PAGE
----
Friday, May 17, 2013

Sheri Joseph's "Where You Can Find Me"

Sheri Joseph is the author of the novels Where You Can Find Me (Thomas Dunne Books 2013) and Stray (MacAdam/Cage 2007), as well as a cycle of stories, Bear Me Safely Over (Grove/Atlantic 2002). She has received a National Endowment for the Arts fellowship and the Grub Street National Book Prize, among other awards. She lives in Atlanta and teaches in the creative writing program of Georgia State University.

Here Joseph dreamcasts an adaptation of Where You Can Find Me:
This exercise is a challenge for me since I don’t watch a lot of movies or pay much attention to actors. When I’m working on a book, my characters have vivid reality in my mind, but they almost never correspond to a person I’ve seen in life, or on the screen. This new book was an exception for at least one character, Marlene Vincent, the mother of a kidnapped boy, who at a certain point in the draft became cast as Mary-Louise Parker in my head. Marlene is an artist and bartender turned suburban mom: petite, tattooed, and later in the book, quite pretty. At the opening, though, she’s spent three years searching for a missing child; despite the joy of his return, the experience has rendered her haggard, hollow-eyed, brutally hardened. So the make-up artist might have some work to do at the outset. Most of the story takes place after Marlene and her two children escape to the cloud forest of Costa Rica, where she undergoes a rejuvenation that makes Parker a great fit. She has left behind her husband, Jeff, who struggles to adequately reconnect with the son he’d accepted for dead. Greg Kinnear might be good as Jeff. In Costa Rica, Marlene forges a connection with Jeff’s brother, Lowell, a kind of slacker ne’er-do-well sidekick for Marlene who brings out her playful side. I think Mark Ruffalo would be great as Lowell.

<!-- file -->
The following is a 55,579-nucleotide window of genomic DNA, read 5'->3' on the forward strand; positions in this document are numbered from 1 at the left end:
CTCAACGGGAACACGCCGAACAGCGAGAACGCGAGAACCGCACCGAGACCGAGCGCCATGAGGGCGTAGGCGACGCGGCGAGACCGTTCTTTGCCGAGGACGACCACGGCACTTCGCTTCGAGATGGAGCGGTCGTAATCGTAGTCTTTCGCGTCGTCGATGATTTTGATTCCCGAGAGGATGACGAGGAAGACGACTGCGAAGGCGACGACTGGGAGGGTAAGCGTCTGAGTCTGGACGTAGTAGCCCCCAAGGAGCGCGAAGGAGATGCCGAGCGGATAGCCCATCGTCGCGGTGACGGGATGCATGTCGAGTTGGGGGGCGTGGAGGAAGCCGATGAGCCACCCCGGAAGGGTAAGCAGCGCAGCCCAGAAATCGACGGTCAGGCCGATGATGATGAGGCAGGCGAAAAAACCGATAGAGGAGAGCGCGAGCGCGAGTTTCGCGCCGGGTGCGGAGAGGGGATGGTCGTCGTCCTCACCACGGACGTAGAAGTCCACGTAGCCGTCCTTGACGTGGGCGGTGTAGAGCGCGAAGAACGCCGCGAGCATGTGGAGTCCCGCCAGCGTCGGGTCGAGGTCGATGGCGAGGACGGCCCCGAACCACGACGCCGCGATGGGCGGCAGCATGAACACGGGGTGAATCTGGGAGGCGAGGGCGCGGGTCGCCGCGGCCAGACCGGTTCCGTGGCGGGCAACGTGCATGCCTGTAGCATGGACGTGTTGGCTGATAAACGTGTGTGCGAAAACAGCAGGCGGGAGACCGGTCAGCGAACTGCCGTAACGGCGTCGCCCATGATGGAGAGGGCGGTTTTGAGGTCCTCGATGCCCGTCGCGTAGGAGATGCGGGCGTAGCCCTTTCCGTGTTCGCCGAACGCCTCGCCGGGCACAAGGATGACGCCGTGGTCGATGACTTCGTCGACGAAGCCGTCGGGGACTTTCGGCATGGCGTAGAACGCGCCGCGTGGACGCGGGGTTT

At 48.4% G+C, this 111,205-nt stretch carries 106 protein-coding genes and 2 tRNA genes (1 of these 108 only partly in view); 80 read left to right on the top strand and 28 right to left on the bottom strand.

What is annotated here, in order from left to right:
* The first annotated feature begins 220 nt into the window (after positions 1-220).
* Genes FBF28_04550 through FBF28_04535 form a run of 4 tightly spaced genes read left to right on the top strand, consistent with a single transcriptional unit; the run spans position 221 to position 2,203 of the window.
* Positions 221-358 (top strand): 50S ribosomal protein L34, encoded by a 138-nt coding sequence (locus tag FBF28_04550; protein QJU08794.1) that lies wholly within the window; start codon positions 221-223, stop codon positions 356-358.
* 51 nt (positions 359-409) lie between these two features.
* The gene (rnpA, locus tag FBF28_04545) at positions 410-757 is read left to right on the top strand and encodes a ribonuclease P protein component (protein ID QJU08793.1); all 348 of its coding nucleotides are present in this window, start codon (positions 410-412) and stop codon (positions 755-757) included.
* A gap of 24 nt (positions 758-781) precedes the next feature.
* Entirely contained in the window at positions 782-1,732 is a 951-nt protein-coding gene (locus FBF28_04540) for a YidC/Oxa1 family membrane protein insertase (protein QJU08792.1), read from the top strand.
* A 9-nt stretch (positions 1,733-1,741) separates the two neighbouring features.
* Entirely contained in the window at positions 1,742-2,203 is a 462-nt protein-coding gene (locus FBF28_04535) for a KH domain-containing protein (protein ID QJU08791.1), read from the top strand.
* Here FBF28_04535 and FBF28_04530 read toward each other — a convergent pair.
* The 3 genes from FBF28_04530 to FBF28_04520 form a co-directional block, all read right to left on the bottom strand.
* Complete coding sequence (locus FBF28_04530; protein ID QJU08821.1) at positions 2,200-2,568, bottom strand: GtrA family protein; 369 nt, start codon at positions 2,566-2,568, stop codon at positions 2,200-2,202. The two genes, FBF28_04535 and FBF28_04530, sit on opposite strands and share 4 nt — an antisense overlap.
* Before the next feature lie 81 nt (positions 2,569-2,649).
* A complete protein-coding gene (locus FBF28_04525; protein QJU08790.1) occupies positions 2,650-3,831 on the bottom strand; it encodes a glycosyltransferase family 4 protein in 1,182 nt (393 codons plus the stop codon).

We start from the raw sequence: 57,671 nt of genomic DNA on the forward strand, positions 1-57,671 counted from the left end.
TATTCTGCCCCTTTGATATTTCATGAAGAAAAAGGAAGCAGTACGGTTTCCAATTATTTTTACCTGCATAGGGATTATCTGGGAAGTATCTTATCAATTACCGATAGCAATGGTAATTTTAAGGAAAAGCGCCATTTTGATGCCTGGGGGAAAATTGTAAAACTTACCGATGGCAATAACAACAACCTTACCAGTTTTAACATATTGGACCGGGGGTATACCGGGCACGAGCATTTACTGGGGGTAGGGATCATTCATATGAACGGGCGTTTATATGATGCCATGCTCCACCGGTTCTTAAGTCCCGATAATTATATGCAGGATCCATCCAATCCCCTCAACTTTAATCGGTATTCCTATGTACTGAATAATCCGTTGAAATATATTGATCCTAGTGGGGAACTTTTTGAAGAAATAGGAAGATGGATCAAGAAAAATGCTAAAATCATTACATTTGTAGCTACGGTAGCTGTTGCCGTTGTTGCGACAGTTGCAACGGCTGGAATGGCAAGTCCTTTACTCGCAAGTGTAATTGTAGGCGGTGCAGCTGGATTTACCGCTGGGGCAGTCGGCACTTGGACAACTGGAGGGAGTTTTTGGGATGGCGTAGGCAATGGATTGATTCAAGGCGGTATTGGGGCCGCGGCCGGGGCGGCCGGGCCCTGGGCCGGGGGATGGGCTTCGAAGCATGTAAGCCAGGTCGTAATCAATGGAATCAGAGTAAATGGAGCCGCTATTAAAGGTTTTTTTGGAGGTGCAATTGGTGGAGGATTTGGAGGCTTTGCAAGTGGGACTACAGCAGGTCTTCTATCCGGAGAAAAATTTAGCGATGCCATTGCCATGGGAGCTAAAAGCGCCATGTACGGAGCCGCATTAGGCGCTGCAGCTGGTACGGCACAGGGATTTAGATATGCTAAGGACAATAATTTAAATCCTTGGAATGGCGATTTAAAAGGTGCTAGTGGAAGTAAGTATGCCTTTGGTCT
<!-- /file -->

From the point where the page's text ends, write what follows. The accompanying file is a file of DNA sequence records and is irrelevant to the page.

Caleb, who is really the central character, this 14-year-old who has spent three years missing… I’m stumped. The story moves to some degree between the two phases of his life: the blond boy called Nicky he was while missing, and the boy who comes home having buzzed his own head back in its natural brown. He balances a lot of personalities, many of them self-created, and he is at pains to disguise a lot of trauma that can’t help but emerge. I’ve always adored young Christian Bale’s performance in Empire of the Sun, so if I could use a time machine to cast Bale about two years after he made that film, I’d be very happy. The younger child, 11-year-old Lark, is studious, adventurous, and kind of a weirdo: maybe  Abigail Breslin when she was younger and less glamorous. Lark has a close relationship with her equally weird grandmother, Hilda, who is working to preserve the cloud forest. I can see Linda Hunt as Hilda. Mireille Enos is a natural for Julianna Brewer, the soulful F.B.I specialist in Crimes Against Children to whom Caleb becomes attached. And Jolly, the doctor arrested for kidnapping and child molestation, to whom Caleb remains to some degree loyal: I’d love to see someone really wholesome and mainstream in the role, like Ben Affleck.
Learn more about the book and author at Sheri Joseph's blog and Twitter perch.

The Page 69 Test: Where You Can Find Me.

Writers Read: Sheri Joseph.

--Marshal Zeringue